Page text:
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Friday October 17th, 2014

Hospital Clínic leads the new international guidelines for the treatment of Chronic Lymphocytic Leukemia

The Hematology Department at Hospital Clínic, represented by Dr. Emili Montserrat, leads an article published in Blood in which new recommendations have been formulated for the treatment of severe forms of Chronic Lymphocytic Leukemia. These recommendations have focused on choosing the best therapeutic strategy in each case, which will be very helpful for both professionals and patients.

Two international prestigious groups have participated in this paper: first, the European Research Initiative on CLL (ERIC), chaired by Dr. Emili Montserrat; and second, the European Society for Blood and Marrow Transplantation (EBMT), led by Dr. Peter Dreger.

The Hematology Department at Hospital Clínic is renowned worldwide for both the study of chronic lymphocytic leukemia (CLL) and the development of new techniques for hematopoietic stem cell transplantation. Until now, treatment for patients with CLL with the worst prognosis was allogeneic bone marrow transplantation. As a result of favorable outcome data reported for new drugs to treat the disease – BCR signal inhibitors and antagonists of BCL-2-, specialists, and patients themselves, are reconsidering which is the best therapeutic strategy to control CLL. The recommendations published in Blood advise that all patients with high-risk CLL should be treated first with the new drugs available. If they have a good response to this treatment, then it should be considered whether to perform a bone marrow transplantation or continue with the pharmacological treatment.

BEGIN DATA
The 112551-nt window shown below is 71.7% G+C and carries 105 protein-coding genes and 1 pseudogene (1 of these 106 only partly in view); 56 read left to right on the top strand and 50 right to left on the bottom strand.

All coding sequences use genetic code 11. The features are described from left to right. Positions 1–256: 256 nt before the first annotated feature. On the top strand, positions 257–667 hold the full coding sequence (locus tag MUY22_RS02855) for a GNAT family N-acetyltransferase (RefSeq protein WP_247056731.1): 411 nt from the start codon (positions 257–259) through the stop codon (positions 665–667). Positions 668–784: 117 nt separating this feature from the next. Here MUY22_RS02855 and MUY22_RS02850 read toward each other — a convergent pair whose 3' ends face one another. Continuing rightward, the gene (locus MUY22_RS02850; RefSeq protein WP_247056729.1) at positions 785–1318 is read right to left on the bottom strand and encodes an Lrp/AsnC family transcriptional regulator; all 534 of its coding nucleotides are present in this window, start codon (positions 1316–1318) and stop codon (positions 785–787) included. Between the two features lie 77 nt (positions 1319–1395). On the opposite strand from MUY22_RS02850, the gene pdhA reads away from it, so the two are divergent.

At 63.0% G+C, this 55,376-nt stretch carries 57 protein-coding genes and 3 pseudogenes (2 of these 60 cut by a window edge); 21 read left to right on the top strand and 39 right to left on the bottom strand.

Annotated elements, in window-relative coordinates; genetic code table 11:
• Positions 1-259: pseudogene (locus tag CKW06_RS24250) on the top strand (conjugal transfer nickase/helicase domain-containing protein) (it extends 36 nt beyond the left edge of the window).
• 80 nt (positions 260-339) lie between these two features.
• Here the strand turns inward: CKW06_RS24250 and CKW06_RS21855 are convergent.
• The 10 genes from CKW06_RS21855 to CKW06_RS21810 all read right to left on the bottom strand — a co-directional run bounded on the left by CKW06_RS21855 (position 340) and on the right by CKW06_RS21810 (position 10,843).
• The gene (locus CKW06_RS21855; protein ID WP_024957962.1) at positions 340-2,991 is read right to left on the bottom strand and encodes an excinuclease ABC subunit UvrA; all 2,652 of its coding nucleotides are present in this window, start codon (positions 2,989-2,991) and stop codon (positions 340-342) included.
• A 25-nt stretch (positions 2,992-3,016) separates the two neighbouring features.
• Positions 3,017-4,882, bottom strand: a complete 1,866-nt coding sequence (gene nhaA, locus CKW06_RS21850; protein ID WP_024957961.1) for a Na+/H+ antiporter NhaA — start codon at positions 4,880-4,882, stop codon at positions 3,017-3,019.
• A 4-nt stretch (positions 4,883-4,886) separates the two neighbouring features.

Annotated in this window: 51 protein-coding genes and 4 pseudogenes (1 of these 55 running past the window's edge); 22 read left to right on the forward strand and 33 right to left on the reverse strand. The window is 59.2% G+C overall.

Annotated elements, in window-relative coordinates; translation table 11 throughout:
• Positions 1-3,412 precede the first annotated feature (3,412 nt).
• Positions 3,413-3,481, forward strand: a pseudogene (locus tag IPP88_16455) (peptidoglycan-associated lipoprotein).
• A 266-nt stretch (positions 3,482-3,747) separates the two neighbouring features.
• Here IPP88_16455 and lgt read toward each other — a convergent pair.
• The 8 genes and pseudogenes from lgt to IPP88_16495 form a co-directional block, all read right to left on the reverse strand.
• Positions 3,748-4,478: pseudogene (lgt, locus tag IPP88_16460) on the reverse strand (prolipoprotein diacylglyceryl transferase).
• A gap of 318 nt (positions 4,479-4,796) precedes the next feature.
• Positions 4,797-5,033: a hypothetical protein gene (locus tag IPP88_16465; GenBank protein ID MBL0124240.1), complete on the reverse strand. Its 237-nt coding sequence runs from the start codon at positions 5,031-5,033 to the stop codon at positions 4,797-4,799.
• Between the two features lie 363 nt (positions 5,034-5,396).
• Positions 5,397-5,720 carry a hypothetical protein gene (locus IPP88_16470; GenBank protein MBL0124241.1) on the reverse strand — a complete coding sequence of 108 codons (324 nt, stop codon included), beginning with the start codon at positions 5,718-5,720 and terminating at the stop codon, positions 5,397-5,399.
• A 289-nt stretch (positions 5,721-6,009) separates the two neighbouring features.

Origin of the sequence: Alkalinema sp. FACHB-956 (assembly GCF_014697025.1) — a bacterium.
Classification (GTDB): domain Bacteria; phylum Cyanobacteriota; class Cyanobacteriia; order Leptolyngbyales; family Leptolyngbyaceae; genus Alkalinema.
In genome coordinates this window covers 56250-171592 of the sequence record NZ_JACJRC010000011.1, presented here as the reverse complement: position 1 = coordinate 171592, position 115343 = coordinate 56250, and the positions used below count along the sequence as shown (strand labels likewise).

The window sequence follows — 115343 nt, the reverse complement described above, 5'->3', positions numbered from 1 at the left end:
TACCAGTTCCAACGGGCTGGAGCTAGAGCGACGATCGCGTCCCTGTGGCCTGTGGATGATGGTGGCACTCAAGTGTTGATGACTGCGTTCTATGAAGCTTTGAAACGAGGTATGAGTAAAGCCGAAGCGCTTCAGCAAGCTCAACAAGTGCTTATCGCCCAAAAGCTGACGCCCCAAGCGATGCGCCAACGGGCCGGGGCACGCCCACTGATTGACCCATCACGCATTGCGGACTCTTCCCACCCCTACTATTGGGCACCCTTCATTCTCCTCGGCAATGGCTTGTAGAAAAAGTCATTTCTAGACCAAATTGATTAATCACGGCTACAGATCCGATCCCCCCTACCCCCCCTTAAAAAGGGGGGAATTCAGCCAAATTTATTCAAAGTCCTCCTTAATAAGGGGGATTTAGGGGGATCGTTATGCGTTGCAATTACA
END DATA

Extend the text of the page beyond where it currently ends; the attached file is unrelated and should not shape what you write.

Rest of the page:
Thus, when advising one treatment over the other, both the risks and benefits of transplantation should be considered, which are widely analyzed in this work that will certainly be a paradigm shift in treatment of this leukemia.

Chronic Lymphocytic Leukemia

Chronic lymphocytic leukemia (CLL) is the most common form of leukemia in western countries and represents 30-40% of all leukemias. It is a neoplasia of lymphocytes, a type of white blood cells, and is characterized by a slow and progressive increase of these cells in blood, bone marrow and other organs. Its cause is unknown and the prognosis very heterogeneous, so that some patients have a long clinical evolution with a normal lifespan, whereas others follow a progressive course with an average survival of 5-8 years. This is the reason why treatment must be in accordance with the characteristics of the patient and the risk the disease represents in each case.

Article reference:

Managing high-risk chronic lymphocytic leukemia during transition to a new treatment era: stem cell transplantation or novel agents?

Dreger P, Schetelig J, Andersen N, Corradini P, van Gelder M, Gribben J, Kimby E, Michallet M, Moreno C, Stilgenbauer S, Montserrat E.

Blood.2014 Oct 9.pii: blood-2014-07-586826.

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